James Lightner
James Lightner (HANDOUT)

James Lightner, a McDaniel College alumnus, professor emeritus of mathematics, college historian and current trustee, will give a presentation on the college's history on Wednesday. It will be free and open to the public.

Lightner will speak about the college's nearly 150-year history during a 90-minute presentation, adapted from his book of more than 700-pages, "Fearless and Bold." The talk will be filmed for a documentary in celebration of the sesquicentennial of the institution, which was known prior to 2002 as Western Maryland College. The Times caught up with Lightner to learn more about his book, the presentation and the documentary.


Q: What prompted you to write your book "Fearless and Bold" on the history of McDaniel College?

A: The book has been out since 2007... Once I retired in 1998 I had planned to write the history of the college because I had been interested in it before that. I was also encouraged by two presidents that we really needed a good, up-to-date history. We had one that actually only went up to 1977... and I knew we needed something to update that. But rather than just extend it, they asked me to literally write a new one, and that is what I did.

Q: How did the book get its name?

A: I called the whole book "Fearless and Bold" based on a song that we had had that went "Dear Western Maryland fearless and bold" and I chose that because the history really shows that the college and the leaders were really fearless and bold in keeping the thing going, getting it started and keeping it going at a time when co-ed schools were almost unheard of. We were the first co-educational college, we think, below the Mason-Dixon line.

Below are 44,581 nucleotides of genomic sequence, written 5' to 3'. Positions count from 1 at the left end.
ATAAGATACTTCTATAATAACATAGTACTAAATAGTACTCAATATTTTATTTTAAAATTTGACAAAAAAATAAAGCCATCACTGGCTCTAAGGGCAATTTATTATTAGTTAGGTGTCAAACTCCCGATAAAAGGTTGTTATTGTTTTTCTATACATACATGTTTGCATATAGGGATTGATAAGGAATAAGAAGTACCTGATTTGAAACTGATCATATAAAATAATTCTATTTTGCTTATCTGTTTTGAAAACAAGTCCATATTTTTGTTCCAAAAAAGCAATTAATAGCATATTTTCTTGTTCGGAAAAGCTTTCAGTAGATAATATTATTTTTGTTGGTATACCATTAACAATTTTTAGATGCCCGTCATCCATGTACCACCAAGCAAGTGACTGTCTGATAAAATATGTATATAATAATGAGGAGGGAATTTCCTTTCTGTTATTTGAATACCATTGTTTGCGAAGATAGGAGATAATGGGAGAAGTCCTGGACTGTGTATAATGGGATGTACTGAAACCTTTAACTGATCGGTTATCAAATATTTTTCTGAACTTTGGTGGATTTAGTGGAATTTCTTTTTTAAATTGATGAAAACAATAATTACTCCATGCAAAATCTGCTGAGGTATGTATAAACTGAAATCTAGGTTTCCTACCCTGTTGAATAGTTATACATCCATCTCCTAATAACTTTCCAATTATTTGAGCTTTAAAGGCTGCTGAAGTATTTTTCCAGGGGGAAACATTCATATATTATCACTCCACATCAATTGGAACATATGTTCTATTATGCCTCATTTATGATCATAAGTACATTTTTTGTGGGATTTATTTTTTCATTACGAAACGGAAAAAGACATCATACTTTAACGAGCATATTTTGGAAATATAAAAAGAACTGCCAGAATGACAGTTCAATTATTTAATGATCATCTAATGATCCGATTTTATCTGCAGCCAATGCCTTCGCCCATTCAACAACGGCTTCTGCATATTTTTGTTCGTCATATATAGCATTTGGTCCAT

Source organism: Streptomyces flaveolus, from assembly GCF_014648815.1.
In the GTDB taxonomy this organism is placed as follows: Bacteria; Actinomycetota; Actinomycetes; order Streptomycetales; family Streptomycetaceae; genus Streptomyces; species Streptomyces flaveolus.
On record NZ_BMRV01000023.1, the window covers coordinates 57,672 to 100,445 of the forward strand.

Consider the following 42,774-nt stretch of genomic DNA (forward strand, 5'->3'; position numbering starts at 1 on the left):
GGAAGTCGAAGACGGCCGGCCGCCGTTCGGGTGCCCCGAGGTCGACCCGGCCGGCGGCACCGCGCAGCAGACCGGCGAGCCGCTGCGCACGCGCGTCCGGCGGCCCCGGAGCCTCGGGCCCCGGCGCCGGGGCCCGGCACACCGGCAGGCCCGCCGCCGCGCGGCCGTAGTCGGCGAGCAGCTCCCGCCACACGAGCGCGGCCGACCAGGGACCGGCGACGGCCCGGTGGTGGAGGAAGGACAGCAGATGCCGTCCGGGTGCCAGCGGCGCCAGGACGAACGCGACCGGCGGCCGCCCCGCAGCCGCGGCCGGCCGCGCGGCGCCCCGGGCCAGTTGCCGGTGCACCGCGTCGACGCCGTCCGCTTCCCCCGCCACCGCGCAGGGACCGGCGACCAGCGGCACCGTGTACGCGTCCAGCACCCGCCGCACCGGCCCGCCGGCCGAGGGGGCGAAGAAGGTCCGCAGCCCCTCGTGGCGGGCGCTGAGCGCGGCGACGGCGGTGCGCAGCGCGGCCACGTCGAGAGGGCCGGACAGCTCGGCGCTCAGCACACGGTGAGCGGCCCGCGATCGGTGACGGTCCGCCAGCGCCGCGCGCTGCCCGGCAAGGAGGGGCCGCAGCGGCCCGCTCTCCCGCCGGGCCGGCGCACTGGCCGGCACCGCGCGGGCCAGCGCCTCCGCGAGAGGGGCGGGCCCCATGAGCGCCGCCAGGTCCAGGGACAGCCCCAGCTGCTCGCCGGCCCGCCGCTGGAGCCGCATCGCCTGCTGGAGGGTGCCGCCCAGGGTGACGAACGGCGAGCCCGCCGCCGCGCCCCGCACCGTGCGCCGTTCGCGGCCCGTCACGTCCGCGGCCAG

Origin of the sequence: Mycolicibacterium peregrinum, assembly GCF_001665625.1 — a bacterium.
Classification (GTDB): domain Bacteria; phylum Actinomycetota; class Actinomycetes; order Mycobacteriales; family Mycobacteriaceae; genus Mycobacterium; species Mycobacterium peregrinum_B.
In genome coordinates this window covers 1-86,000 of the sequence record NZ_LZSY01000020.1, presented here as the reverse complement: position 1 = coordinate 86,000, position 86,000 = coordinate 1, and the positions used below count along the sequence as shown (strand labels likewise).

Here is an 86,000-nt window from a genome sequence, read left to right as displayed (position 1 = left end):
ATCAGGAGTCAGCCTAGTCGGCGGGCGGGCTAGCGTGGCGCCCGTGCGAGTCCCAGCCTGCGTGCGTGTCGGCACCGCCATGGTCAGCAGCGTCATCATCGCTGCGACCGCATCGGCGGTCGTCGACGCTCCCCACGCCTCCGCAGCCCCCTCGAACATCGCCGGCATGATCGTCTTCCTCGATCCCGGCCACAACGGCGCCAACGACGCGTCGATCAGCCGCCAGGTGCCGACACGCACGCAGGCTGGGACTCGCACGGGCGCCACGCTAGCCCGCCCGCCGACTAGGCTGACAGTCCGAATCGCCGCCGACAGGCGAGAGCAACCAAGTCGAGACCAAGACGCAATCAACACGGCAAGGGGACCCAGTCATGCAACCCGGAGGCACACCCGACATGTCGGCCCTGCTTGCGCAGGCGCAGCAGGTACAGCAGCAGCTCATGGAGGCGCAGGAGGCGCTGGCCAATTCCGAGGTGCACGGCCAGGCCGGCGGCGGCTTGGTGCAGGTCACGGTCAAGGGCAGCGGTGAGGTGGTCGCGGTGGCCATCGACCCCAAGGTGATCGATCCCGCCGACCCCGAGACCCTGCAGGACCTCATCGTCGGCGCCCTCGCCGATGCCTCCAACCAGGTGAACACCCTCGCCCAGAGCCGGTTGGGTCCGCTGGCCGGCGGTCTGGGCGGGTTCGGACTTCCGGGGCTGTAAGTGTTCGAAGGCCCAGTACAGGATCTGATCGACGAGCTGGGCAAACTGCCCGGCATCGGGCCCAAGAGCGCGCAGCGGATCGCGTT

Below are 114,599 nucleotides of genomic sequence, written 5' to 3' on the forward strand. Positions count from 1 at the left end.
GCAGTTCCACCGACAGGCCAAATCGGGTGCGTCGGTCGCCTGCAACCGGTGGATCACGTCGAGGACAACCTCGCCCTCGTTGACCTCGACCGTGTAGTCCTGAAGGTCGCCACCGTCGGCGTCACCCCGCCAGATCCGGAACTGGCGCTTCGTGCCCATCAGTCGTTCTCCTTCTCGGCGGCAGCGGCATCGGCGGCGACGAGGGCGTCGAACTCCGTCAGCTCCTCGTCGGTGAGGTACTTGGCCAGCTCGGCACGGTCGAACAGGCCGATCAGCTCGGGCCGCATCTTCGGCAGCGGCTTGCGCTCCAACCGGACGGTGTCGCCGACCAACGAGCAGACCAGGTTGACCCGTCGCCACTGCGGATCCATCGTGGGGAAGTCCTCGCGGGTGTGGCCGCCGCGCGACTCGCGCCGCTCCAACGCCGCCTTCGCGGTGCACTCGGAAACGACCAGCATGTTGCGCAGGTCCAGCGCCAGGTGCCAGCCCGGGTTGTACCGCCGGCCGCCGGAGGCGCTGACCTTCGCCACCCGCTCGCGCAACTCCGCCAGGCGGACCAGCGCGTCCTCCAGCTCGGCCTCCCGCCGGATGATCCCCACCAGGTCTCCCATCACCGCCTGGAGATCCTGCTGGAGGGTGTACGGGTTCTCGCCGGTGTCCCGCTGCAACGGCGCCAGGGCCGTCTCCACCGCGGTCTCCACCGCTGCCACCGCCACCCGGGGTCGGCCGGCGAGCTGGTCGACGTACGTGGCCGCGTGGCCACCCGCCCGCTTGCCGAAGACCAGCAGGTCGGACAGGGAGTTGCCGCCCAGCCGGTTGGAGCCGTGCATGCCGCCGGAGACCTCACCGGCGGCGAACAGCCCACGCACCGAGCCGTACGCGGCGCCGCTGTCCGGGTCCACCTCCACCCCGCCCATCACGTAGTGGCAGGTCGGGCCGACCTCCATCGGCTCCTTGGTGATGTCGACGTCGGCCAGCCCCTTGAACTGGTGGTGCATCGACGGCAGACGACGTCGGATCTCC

Q: What are some of the highlights that you will discuss at your presentation on the history of McDaniel?

A: I'm going to give a sort of a quick and dirty full 150-year history... I'm starting with something that I started about 25 years ago, which was a lecture on the history of the college. That was before I wrote the book... It's hard to say which ones; I'm going to talk about so many things. I'm going to talk about the college and who were involved with it; I'm going to talk about some of the sports things that occurred; I'm going to talk about each president and the buildings that they built; I'm going to tell some sort of funny stories about them; some of the things that happened on campus; and I'm going to bring it up to date, up to today, in terms of where the college is today and bring it into where we are recently.

Q: How is the history of McDaniel connected to that of Carroll County?

A: We've been here since 1867 and the county goes back earlier than that to the early 1800s, but we've been essentially an integral part of this county for a long time. Many of our early leaders were also very involved with the town [of Westminster]. As I read some of the early history from the diaries of the first president, which were used and so forth, he refers to how the town was changing. So many of the leaders from the county were also part of our board, so for instance the first chairman of our board was John Smith and he called himself John Smith of Wakefield, but he was also president of the Western Maryland Railroad, which was a major step forward in the development of the county... . It's been integral since the time the college was thought about. We are the only four-year college that is still in existence. There were three or four others that go back into the 19th and 20th century.

Q: Why do you think it is important for people to know the history of McDaniel College?